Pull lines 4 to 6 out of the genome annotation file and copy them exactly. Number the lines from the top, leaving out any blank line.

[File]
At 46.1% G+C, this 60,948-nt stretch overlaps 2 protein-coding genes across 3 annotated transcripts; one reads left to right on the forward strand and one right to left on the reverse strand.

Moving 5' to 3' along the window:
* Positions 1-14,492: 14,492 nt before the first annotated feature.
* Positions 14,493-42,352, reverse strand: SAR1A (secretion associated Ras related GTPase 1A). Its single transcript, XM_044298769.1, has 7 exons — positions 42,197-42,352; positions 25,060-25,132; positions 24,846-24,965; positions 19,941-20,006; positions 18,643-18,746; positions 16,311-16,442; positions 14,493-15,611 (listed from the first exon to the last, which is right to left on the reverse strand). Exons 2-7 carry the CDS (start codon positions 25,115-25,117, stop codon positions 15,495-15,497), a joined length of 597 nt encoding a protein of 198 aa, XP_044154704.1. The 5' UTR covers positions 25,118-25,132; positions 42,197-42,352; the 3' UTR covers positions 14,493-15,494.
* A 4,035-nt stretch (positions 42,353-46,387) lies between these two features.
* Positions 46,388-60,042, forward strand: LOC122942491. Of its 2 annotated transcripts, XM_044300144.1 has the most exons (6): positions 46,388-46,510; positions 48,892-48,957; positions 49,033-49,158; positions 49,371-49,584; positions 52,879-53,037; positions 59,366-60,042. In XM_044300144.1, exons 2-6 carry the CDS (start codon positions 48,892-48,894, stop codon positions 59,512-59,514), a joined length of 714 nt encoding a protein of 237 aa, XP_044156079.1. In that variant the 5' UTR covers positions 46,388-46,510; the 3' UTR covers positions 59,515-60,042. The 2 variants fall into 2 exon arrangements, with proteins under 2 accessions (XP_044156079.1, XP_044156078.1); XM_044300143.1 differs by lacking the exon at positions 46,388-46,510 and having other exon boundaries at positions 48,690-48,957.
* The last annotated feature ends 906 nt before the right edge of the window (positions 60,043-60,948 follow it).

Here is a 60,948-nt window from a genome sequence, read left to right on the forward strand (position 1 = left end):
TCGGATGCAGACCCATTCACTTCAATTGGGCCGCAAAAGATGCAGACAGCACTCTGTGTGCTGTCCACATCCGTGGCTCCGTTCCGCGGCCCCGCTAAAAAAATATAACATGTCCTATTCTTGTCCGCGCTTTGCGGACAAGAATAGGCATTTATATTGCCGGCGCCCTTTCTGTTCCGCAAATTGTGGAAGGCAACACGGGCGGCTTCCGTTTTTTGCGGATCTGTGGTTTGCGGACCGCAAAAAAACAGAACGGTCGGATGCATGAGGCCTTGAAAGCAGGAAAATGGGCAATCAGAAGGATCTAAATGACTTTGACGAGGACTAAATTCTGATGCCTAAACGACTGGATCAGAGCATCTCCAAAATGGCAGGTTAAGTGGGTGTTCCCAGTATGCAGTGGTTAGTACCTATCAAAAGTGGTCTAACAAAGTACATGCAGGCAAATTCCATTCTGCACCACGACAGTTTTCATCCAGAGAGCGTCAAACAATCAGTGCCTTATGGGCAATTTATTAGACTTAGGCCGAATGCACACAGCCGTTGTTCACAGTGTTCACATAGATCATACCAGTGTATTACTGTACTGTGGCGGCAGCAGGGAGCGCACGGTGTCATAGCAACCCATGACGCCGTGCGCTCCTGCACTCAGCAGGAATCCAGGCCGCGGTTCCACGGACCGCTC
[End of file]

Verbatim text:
* Positions 14,493-42,352, reverse strand: SAR1A (secretion associated Ras related GTPase 1A). Its single transcript, XM_044298769.1, has 7 exons — positions 42,197-42,352; positions 25,060-25,132; positions 24,846-24,965; positions 19,941-20,006; positions 18,643-18,746; positions 16,311-16,442; positions 14,493-15,611 (listed from the first exon to the last, which is right to left on the reverse strand). Exons 2-7 carry the CDS (start codon positions 25,115-25,117, stop codon positions 15,495-15,497), a joined length of 597 nt encoding a protein of 198 aa, XP_044154704.1. The 5' UTR covers positions 25,118-25,132; positions 42,197-42,352; the 3' UTR covers positions 14,493-15,494.
* A 4,035-nt stretch (positions 42,353-46,387) lies between these two features.
* Positions 46,388-60,042, forward strand: LOC122942491. Of its 2 annotated transcripts, XM_044300144.1 has the most exons (6): positions 46,388-46,510; positions 48,892-48,957; positions 49,033-49,158; positions 49,371-49,584; positions 52,879-53,037; positions 59,366-60,042. In XM_044300144.1, exons 2-6 carry the CDS (start codon positions 48,892-48,894, stop codon positions 59,512-59,514), a joined length of 714 nt encoding a protein of 237 aa, XP_044156079.1. In that variant the 5' UTR covers positions 46,388-46,510; the 3' UTR covers positions 59,515-60,042. The 2 variants fall into 2 exon arrangements, with proteins under 2 accessions (XP_044156079.1, XP_044156078.1); XM_044300143.1 differs by lacking the exon at positions 46,388-46,510 and having other exon boundaries at positions 48,690-48,957.